Most of the recommendations out there for brands on how to build trust online tend to focus on one sales channel. Whether it’s telling direct-to-consumer brands how to optimize their user experience onsite, large consumer packaged goods companies how to drive review volume on retail sites, or third-party Amazon sellers how to generate review volume via customer email programs, there’s little guidance on overarching strategies that go beyond a single platform. The fact is, there is no one-size-fits-all solution for building trust with your customers in e-commerce, but there are some universal truths that can be used as guardrails when you’re building or growing your business.

For the 2019 Edelman Trust Barometer Special Report: In Brands We Trust?, Edelman asked consumers what brands should do to earn their trust. We analyzed those responses (“Brand Must-dos”) and took them a step further by translating them to the e-commerce space. Here are three insights for marketers selling online:

Edelman Trust Barometer Special Report: In Brands We Trust?

Brand Must-do #1: Focus on your products and values
Translation for e-commerce: Provide robust, relevant product information across channels

Product content is the base of the e-commerce fundamentals pyramid for a reason. Product specifications are the No. 1 type of content consumers rank as important to them when making a purchase—76 percent, over reviews at 71 percent (Episerver Reimagining Content Report).

Savvy brands understand that in the e-commerce landscape, quality content has replaced salespeople as the place where people learn about a product (and ultimately how they make decisions about a brand). The most trusted brands ensure that all of their products have robust, accurate and relevant content online. That includes checking that all product detail pages (PDPs) contain excellent core content—multiple high resolution images, longform, unique SEO-friendly product descriptions and mobile-friendly titles. It also means they add features like product comparison infographics and usage videos. And it’s not a “set and forget” process; the winners in this category understand the importance of iteratively improving until their entire catalogs have excellent retail health.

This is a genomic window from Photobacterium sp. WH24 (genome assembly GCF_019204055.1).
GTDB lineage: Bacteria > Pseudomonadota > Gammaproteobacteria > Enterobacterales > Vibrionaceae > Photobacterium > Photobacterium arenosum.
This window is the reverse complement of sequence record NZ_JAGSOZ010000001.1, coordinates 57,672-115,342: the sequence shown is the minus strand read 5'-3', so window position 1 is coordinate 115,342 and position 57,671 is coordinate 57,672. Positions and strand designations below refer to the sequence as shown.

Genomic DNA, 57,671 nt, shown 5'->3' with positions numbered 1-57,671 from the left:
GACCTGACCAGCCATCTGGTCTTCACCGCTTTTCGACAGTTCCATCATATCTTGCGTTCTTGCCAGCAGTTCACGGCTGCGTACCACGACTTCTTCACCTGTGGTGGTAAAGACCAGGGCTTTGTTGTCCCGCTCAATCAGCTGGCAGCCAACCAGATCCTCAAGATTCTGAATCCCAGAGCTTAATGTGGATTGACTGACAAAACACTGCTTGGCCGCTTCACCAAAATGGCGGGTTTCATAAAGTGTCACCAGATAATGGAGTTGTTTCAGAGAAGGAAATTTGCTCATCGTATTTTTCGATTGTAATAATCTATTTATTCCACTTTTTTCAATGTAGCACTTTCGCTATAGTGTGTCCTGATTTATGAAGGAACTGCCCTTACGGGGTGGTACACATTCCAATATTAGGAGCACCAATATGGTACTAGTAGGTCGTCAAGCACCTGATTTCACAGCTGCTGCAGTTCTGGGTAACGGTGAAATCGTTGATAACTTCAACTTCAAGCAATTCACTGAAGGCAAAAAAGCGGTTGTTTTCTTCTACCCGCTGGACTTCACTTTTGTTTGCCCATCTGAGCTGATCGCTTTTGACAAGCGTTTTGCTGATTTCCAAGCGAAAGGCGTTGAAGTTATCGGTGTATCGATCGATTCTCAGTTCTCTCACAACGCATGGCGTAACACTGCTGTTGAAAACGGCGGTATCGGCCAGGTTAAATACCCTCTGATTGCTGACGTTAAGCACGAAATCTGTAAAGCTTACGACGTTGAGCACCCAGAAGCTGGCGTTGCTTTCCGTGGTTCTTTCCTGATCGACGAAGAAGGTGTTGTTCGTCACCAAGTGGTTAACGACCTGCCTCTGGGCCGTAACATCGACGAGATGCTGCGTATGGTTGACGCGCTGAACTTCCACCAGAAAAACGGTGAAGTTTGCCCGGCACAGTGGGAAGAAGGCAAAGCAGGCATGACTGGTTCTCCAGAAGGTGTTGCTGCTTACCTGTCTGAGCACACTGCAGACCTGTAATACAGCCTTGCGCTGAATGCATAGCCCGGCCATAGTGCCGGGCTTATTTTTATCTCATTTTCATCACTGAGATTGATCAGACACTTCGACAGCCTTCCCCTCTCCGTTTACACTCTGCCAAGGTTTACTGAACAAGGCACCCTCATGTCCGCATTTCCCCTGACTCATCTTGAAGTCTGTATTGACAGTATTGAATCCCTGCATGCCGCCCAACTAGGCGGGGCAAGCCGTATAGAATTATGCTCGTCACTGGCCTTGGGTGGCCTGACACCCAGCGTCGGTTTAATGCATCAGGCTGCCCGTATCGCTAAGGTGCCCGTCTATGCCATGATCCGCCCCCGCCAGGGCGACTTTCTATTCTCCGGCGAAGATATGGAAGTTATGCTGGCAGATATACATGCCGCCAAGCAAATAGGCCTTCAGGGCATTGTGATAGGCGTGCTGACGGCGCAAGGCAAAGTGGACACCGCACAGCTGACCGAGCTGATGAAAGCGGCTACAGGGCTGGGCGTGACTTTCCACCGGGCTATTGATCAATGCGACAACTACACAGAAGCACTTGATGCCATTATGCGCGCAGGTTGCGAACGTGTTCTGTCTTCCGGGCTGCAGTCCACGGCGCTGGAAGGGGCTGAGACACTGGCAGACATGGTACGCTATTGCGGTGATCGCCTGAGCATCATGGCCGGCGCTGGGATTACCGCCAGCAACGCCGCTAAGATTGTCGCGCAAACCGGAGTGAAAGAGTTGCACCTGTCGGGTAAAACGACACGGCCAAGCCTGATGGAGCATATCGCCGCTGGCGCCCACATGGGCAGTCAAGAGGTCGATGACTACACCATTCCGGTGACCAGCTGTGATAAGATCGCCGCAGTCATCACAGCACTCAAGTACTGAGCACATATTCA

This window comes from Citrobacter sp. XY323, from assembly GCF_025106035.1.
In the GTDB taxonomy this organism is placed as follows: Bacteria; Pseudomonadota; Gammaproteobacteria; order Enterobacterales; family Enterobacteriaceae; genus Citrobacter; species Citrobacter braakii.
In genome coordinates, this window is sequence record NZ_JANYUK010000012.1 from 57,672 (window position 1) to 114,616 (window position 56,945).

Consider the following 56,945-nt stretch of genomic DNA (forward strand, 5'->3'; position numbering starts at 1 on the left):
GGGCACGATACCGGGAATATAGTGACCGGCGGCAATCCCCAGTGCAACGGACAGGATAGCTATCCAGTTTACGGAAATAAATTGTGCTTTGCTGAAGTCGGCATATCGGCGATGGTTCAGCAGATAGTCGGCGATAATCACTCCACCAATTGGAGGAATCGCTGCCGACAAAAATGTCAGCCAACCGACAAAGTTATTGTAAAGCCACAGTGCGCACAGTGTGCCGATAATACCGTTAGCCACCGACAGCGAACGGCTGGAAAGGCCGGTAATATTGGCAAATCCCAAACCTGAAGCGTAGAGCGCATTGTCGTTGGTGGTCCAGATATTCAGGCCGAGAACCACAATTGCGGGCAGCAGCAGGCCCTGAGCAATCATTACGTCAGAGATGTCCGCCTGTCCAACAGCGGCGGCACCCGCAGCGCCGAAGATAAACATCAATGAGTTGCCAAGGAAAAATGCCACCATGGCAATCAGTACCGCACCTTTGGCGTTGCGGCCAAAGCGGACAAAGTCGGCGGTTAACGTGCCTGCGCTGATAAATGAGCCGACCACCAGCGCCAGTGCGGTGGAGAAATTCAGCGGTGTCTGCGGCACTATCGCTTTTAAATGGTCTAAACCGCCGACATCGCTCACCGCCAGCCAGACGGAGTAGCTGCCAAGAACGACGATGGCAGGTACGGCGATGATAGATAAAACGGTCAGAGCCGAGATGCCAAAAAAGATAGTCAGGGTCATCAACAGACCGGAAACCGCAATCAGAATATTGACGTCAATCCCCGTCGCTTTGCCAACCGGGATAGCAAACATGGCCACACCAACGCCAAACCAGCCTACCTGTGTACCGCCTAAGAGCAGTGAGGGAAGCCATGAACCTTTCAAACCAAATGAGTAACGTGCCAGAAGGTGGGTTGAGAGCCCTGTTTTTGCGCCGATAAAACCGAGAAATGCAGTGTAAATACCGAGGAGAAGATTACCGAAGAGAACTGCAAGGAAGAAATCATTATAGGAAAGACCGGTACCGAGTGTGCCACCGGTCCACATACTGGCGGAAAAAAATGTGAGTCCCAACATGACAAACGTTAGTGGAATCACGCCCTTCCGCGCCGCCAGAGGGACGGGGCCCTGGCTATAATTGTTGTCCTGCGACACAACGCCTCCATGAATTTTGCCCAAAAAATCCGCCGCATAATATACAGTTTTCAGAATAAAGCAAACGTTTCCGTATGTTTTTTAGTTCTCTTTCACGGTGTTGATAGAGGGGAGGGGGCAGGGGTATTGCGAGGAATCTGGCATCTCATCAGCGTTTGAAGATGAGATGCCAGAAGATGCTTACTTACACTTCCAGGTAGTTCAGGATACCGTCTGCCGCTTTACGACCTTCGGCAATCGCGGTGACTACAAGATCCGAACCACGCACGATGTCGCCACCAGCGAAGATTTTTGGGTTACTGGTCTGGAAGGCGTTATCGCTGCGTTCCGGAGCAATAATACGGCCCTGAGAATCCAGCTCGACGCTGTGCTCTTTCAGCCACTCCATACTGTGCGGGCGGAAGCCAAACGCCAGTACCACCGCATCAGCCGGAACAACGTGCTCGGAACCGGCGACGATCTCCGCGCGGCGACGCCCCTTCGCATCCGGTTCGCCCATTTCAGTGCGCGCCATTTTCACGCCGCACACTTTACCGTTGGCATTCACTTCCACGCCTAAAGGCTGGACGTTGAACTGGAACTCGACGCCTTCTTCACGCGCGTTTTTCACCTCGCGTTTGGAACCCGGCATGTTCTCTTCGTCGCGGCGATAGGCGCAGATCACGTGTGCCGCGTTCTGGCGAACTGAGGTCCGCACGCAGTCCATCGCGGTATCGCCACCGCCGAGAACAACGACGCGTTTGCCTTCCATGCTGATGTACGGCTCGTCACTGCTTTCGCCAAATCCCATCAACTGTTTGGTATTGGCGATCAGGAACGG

Inaccurate or misleading content has massive consequences—98 percent of shoppers have been dissuaded from completing a purchase because of incomplete or incorrect content and 50 percent have returned an item they bought online because it didn’t match the product description (Salsify’s 2017 “Cracking the Consumer Code” Report).

It’s also important not to prioritize one channel over another – although Amazon captures up to 75 percent of product searches for some categories, consumers still use brand and retailer sites throughout their purchase journeys, especially for high consideration categories. The content on all of those channels needs to be up-to-date, consistently accurate and helpful for consumers.

Brand Must-do #2: Leverage peers as experts
Translation for e-commerce: Drive large quantity of positive reviews on both owned sites and third-party marketplaces

Too many brands think reviews are a “nice-to-have” or only consider them after the fact, but the data doesn’t lie: 77 percent of consumers say good reviews are a deal breaker or deciding factor in their buying decision (2019 Edelman Trust Barometer Special Report: In Brands We Trust?). Brands need to think about how to drive both quality and quantity of product reviews from day one. A brand’s most powerful review is the first one – when a page’s review count goes from zero to one, traffic more than doubles and conversion increases by an average of 65 percent (EDGE by Ascentiall).

Positive reviews have enormous consequences on retail and marketplace website algorithms. On Amazon, they are directly associated with a positive impact on organic search rankings, driving traffic and sales. Products with rating averages above three stars qualify for a broader selection of marketing and promotional campaigns. Consumers often consult Amazon reviews when making a purchase decision in-store, and reviews can help convey brand integrity and instill customer confidence.